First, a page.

Page 93 of David DeLucia’s Chess Library. A Few Old Friends (Darien, 2003) presents the colourful front cover of the late-1880s edition of Der praktische Schachspieler, whereas in C.N. 3156 we referred to a version which dated from the 1930s. Strange to say, we have yet to find K.G. Steinitz’s volume mentioned in any chess periodical of the time.
As regards the twentieth-century editions, Richard Forster (Winterthur, Switzerland) has discovered that there exists a Tarnschrift version, i.e. a camouflage publication. This refers to the practice, quite common in Nazi Germany, of binding prohibited or otherwise unacceptable (e.g. Communist) reading matter into an innocuous (non-political) book, to reduce the risk of detection. Mr Forster writes:
‘I eventually found a copy in the Schweizer Sozialarchiv. It is a 96-page book. Page 3 has the original chess preface, but almost all the other pages are the Tarnschrift. Pages 4-79 contain a 1933 pamphlet Der Kampf gegen Faschisierung und Militarisierung der Jugend by Vasily T. Chemodanov, and that is followed by a resolution Die Faschisierung und Militarisierung der Jugend und die Aufgabe der kommunistischen Jugendverbände (pages 80-95). Then page 96 has part of the table of contents (i.e. going as far as page 96) of the K.G. Steinitz chess book. The size of this Tarnschrift volume is about 11 cm by 7.5 cm, as opposed to 15 cm by 10.5 cm for the other 1930s editions. The front cover is yellow on red, with no blue as in the illustration in C.N. 3156.’
Our correspondent adds that the Steinitz book is listed on page 15 of Bibliographie der Tarnschriften 1933 bis 1945 by Heinz Gittig (Saur, Munich, 1996). There is also a chess book simply entitled Schach, also listed in the bibliography by H. Gittig (on pages 194-195). Mr Forster furthermore informs us:
‘Schach is another miniature book (12 cm tall) which had first appeared in 1914 in Leipzig, with no author specified. The actual title (as given on the title page) is Praktischer Leitfaden des Schachspiels. A revised edition (112 pages) by Reinhold Anton was published in 1950 (Gebr. Gerstenberg-Verlag, Hildesheim). The Gittig bibliography states that the Tarnschrift version of this book appeared in 1939. No author was specified, and the publisher was given as Friedrich M. Hörhold of Leipzig. Its 59 “secret” pages (out of a total of 64) were devoted to various texts from the periodical Kommunistische Internationale.’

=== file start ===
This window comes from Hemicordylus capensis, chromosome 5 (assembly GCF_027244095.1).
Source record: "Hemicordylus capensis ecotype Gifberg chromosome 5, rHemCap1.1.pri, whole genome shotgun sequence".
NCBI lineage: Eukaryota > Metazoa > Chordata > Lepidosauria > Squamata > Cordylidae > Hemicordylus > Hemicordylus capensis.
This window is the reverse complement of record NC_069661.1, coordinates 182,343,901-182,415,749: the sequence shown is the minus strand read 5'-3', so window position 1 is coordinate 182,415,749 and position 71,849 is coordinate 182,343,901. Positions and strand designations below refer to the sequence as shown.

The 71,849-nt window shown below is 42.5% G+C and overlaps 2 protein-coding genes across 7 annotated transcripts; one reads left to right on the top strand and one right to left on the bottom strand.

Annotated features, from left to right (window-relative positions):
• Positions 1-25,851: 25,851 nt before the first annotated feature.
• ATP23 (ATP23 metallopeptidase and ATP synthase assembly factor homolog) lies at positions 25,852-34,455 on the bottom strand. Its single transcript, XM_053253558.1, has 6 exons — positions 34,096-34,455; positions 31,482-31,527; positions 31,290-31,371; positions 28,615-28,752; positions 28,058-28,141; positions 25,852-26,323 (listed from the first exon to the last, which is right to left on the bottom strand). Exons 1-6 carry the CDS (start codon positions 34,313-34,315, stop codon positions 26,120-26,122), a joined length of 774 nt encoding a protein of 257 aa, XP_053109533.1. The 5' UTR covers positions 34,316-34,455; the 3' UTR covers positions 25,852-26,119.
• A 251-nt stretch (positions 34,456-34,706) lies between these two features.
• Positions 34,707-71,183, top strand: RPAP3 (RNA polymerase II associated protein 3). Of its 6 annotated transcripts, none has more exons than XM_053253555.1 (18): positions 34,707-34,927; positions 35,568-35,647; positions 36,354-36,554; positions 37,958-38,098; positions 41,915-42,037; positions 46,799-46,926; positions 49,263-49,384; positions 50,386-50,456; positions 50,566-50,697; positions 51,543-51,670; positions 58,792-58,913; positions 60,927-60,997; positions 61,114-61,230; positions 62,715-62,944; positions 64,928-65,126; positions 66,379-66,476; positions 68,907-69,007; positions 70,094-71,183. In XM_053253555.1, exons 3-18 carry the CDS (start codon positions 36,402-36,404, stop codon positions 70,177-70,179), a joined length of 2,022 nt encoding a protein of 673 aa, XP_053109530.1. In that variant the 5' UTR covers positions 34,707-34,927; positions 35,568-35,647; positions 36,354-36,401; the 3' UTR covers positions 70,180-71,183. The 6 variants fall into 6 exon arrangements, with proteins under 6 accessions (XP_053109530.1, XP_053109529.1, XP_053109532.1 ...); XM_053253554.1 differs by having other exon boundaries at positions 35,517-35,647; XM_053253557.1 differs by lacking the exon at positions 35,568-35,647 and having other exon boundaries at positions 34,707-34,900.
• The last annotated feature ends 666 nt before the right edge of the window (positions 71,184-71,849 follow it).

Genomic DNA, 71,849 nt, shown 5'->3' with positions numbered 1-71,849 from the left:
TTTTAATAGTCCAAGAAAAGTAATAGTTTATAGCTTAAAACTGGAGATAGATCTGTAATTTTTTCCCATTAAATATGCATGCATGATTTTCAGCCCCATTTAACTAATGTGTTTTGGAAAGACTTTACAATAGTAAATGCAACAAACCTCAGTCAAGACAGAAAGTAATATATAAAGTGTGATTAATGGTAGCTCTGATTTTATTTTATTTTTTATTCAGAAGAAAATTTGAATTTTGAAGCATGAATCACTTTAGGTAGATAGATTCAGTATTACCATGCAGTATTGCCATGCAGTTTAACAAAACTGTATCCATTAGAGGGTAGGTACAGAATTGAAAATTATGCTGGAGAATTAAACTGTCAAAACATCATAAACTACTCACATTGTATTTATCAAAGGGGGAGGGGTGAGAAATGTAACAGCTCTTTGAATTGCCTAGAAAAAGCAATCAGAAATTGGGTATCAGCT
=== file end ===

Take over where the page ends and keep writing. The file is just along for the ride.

No headway has been made yet in sorting out (i.e. dating) the various editions of K.G. Steinitz’s book Der praktische Schachspieler. Our collection contains the work in three formats (see the front covers above), all these books being undated:
I. A 224-page unindexed hardback with a colour photograph on the front cover which bears quite a resemblance to the picture of Anderssen and Morphy on page 171 of David Lawson’s book on Morphy.
II. A 224-page unindexed paperback with a monochrome cover (with, on the imprint page, the stamped reference ‘18.104.22.1688’):
III. A 212-page indexed paperback whose front cover was reproduced in C.N. 3156. Our two copies of this edition vary slightly on the imprint page. One states ‘Printed in Germany / S 28,6 / 5.4.40 / 959’, while the other has ‘Printed in Germany / S 28,3/7,5.12.31 2797’. What clues, if any, this can offer remains to be discovered.
Richard Forster informs us that the corresponding reference on the imprint page of the Tarnschrift edition is ‘Printed in Germany / s 28,3 / 7,5 12. 31 2797’.
To the Chess Notes main page.
To the Archives for other feature articles.
Copyright: Edward Winter. All rights reserved.